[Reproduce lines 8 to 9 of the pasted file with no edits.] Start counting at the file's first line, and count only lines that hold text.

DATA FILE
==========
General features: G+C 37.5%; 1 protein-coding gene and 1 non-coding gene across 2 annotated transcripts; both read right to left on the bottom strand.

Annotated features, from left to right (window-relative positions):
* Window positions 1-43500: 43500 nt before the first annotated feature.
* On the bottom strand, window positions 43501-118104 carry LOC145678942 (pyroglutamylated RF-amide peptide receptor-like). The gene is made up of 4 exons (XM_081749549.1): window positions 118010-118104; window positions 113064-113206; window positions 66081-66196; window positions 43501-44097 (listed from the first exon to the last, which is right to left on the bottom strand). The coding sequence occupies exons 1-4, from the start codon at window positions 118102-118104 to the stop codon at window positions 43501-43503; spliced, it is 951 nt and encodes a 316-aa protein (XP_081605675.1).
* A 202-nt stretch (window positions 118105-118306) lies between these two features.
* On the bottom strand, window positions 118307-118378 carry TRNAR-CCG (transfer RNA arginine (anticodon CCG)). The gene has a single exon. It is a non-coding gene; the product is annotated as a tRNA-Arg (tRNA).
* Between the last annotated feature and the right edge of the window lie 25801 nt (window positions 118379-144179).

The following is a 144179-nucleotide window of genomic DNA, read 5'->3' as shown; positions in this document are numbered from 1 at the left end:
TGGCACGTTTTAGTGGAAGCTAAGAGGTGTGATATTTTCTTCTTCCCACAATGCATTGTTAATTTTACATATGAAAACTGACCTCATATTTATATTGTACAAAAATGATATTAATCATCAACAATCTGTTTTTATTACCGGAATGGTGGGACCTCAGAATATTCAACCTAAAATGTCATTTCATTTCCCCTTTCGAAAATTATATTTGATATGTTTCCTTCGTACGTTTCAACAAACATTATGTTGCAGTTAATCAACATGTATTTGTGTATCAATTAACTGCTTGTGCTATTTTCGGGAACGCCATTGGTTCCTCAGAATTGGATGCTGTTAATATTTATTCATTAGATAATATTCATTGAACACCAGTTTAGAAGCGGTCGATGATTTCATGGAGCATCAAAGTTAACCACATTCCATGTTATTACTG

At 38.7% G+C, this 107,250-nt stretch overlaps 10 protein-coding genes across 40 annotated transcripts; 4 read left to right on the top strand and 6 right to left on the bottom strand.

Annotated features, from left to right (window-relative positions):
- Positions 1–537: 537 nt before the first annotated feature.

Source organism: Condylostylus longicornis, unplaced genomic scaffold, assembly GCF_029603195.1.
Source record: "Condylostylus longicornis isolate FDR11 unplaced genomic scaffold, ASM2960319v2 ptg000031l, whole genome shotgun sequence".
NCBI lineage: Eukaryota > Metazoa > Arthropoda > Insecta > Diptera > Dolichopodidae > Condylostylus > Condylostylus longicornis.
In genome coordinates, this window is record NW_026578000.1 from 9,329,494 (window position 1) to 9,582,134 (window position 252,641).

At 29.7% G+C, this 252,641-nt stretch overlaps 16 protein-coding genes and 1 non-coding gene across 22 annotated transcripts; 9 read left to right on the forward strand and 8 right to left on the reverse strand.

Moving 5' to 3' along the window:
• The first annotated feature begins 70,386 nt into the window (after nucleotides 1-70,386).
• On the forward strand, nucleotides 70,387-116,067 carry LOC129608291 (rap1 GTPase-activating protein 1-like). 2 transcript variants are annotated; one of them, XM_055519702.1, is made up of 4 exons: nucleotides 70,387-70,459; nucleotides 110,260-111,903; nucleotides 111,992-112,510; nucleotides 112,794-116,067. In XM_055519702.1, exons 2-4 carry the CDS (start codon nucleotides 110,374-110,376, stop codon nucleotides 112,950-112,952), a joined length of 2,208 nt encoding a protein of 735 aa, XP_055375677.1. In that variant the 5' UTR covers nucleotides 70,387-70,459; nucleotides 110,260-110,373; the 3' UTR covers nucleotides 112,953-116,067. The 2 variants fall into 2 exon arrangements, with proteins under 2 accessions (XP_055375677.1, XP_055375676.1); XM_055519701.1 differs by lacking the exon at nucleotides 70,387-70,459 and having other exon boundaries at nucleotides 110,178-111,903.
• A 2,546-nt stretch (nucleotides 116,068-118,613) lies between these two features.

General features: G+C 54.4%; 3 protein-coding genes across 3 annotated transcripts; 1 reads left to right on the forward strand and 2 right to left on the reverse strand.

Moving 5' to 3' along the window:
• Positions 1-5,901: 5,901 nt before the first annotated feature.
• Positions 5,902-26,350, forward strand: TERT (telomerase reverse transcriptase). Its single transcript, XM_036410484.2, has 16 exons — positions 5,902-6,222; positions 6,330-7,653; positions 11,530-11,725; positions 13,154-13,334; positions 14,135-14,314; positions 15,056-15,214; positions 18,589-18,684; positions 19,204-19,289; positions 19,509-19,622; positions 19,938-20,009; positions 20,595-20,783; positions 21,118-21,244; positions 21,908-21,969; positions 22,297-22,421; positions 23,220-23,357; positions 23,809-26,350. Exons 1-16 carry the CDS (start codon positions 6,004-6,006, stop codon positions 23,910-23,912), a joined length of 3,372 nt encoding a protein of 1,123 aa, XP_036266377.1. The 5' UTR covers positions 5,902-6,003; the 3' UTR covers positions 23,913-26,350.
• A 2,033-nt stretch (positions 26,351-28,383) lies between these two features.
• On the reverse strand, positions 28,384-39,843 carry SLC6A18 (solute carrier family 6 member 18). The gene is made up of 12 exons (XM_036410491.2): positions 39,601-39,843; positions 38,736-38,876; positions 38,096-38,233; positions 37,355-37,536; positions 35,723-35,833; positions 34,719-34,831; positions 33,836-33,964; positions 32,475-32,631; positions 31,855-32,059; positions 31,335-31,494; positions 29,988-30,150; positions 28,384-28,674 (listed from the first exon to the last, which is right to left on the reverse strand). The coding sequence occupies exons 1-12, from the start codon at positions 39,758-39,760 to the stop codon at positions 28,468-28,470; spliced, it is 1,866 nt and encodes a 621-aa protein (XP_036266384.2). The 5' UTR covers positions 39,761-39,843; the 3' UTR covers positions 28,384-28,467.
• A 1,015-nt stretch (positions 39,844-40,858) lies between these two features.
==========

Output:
The following is a 144179-nucleotide window of genomic DNA, read 5'->3' as shown; positions in this document are numbered from 1 at the left end:
TGGCACGTTTTAGTGGAAGCTAAGAGGTGTGATATTTTCTTCTTCCCACAATGCATTGTTAATTTTACATATGAAAACTGACCTCATATTTATATTGTACAAAAATGATATTAATCATCAACAATCTGTTTTTATTACCGGAATGGTGGGACCTCAGAATATTCAACCTAAAATGTCATTTCATTTCCCCTTTCGAAAATTATATTTGATATGTTTCCTTCGTACGTTTCAACAAACATTATGTTGCAGTTAATCAACATGTATTTGTGTATCAATTAACTGCTTGTGCTATTTTCGGGAACGCCATTGGTTCCTCAGAATTGGATGCTGTTAATATTTATTCATTAGATAATATTCATTGAACACCAGTTTAGAAGCGGTCGATGATTTCATGGAGCATCAAAGTTAACCACATTCCATGTTATTACTG